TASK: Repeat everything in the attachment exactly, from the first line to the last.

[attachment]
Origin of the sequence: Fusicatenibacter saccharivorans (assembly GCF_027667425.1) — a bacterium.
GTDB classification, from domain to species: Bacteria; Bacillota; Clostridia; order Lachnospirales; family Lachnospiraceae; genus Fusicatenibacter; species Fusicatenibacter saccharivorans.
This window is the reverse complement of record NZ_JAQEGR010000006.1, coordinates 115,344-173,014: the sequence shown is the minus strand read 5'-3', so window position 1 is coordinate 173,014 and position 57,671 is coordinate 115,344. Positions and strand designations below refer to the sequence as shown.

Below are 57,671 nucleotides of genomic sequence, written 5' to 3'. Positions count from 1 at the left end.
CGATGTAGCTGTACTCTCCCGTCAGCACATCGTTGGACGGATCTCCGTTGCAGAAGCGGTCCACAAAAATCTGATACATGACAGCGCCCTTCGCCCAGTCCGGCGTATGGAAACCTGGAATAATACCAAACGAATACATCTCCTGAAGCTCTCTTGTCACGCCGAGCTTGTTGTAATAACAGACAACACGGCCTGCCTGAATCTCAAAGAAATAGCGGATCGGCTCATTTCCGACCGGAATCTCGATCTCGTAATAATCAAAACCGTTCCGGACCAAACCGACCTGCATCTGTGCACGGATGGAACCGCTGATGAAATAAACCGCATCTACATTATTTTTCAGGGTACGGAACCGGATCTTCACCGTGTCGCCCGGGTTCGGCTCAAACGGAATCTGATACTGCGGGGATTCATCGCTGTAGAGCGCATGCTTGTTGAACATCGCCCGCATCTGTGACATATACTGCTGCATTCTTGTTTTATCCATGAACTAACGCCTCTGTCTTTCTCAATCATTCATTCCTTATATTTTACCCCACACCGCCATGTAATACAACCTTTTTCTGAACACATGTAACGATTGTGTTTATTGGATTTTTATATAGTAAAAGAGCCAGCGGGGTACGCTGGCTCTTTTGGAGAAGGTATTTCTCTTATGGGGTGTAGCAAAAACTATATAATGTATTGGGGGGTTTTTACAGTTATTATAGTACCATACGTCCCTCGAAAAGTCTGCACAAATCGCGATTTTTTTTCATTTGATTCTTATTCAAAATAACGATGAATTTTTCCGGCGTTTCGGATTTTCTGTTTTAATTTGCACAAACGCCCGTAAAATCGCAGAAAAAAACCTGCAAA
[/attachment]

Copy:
Origin of the sequence: Fusicatenibacter saccharivorans (assembly GCF_027667425.1) — a bacterium.
GTDB classification, from domain to species: Bacteria; Bacillota; Clostridia; order Lachnospirales; family Lachnospiraceae; genus Fusicatenibacter; species Fusicatenibacter saccharivorans.
This window is the reverse complement of record NZ_JAQEGR010000006.1, coordinates 115,344-173,014: the sequence shown is the minus strand read 5'-3', so window position 1 is coordinate 173,014 and position 57,671 is coordinate 115,344. Positions and strand designations below refer to the sequence as shown.

Below are 57,671 nucleotides of genomic sequence, written 5' to 3'. Positions count from 1 at the left end.
CGATGTAGCTGTACTCTCCCGTCAGCACATCGTTGGACGGATCTCCGTTGCAGAAGCGGTCCACAAAAATCTGATACATGACAGCGCCCTTCGCCCAGTCCGGCGTATGGAAACCTGGAATAATACCAAACGAATACATCTCCTGAAGCTCTCTTGTCACGCCGAGCTTGTTGTAATAACAGACAACACGGCCTGCCTGAATCTCAAAGAAATAGCGGATCGGCTCATTTCCGACCGGAATCTCGATCTCGTAATAATCAAAACCGTTCCGGACCAAACCGACCTGCATCTGTGCACGGATGGAACCGCTGATGAAATAAACCGCATCTACATTATTTTTCAGGGTACGGAACCGGATCTTCACCGTGTCGCCCGGGTTCGGCTCAAACGGAATCTGATACTGCGGGGATTCATCGCTGTAGAGCGCATGCTTGTTGAACATCGCCCGCATCTGTGACATATACTGCTGCATTCTTGTTTTATCCATGAACTAACGCCTCTGTCTTTCTCAATCATTCATTCCTTATATTTTACCCCACACCGCCATGTAATACAACCTTTTTCTGAACACATGTAACGATTGTGTTTATTGGATTTTTATATAGTAAAAGAGCCAGCGGGGTACGCTGGCTCTTTTGGAGAAGGTATTTCTCTTATGGGGTGTAGCAAAAACTATATAATGTATTGGGGGGTTTTTACAGTTATTATAGTACCATACGTCCCTCGAAAAGTCTGCACAAATCGCGATTTTTTTTCATTTGATTCTTATTCAAAATAACGATGAATTTTTCCGGCGTTTCGGATTTTCTGTTTTAATTTGCACAAACGCCCGTAAAATCGCAGAAAAAAACCTGCAAA